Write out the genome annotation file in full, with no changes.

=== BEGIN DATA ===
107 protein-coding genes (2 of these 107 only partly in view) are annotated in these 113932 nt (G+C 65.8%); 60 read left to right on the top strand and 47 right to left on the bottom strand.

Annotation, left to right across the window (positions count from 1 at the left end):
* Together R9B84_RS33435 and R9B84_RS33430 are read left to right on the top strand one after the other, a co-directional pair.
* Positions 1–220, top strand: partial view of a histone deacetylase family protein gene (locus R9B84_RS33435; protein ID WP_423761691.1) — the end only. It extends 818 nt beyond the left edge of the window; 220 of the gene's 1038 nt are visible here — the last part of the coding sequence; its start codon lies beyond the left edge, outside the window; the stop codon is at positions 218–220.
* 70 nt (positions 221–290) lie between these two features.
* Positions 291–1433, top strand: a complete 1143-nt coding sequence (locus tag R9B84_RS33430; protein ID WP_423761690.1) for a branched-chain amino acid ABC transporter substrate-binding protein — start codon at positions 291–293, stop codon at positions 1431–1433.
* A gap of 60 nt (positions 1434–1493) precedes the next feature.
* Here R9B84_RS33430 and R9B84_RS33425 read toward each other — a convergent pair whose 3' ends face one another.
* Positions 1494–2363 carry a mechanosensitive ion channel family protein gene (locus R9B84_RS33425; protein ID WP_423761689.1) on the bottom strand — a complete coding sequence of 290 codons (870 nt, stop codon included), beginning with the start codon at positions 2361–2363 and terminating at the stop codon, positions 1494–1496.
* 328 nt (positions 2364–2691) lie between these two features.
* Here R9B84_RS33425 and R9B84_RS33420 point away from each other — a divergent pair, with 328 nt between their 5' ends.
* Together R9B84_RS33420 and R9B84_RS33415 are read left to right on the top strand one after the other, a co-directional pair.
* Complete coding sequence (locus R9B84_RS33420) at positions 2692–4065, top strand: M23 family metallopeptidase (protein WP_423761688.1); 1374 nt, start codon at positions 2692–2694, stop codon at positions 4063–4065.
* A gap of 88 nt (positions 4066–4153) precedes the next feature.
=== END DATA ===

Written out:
107 protein-coding genes (2 of these 107 only partly in view) are annotated in these 113932 nt (G+C 65.8%); 60 read left to right on the top strand and 47 right to left on the bottom strand.

Annotation, left to right across the window (positions count from 1 at the left end):
* Together R9B84_RS33435 and R9B84_RS33430 are read left to right on the top strand one after the other, a co-directional pair.
* Positions 1–220, top strand: partial view of a histone deacetylase family protein gene (locus R9B84_RS33435; protein ID WP_423761691.1) — the end only. It extends 818 nt beyond the left edge of the window; 220 of the gene's 1038 nt are visible here — the last part of the coding sequence; its start codon lies beyond the left edge, outside the window; the stop codon is at positions 218–220.
* 70 nt (positions 221–290) lie between these two features.
* Positions 291–1433, top strand: a complete 1143-nt coding sequence (locus tag R9B84_RS33430; protein ID WP_423761690.1) for a branched-chain amino acid ABC transporter substrate-binding protein — start codon at positions 291–293, stop codon at positions 1431–1433.
* A gap of 60 nt (positions 1434–1493) precedes the next feature.
* Here R9B84_RS33430 and R9B84_RS33425 read toward each other — a convergent pair whose 3' ends face one another.
* Positions 1494–2363 carry a mechanosensitive ion channel family protein gene (locus R9B84_RS33425; protein ID WP_423761689.1) on the bottom strand — a complete coding sequence of 290 codons (870 nt, stop codon included), beginning with the start codon at positions 2361–2363 and terminating at the stop codon, positions 1494–1496.
* 328 nt (positions 2364–2691) lie between these two features.
* Here R9B84_RS33425 and R9B84_RS33420 point away from each other — a divergent pair, with 328 nt between their 5' ends.
* Together R9B84_RS33420 and R9B84_RS33415 are read left to right on the top strand one after the other, a co-directional pair.
* Complete coding sequence (locus R9B84_RS33420) at positions 2692–4065, top strand: M23 family metallopeptidase (protein WP_423761688.1); 1374 nt, start codon at positions 2692–2694, stop codon at positions 4063–4065.
* A gap of 88 nt (positions 4066–4153) precedes the next feature.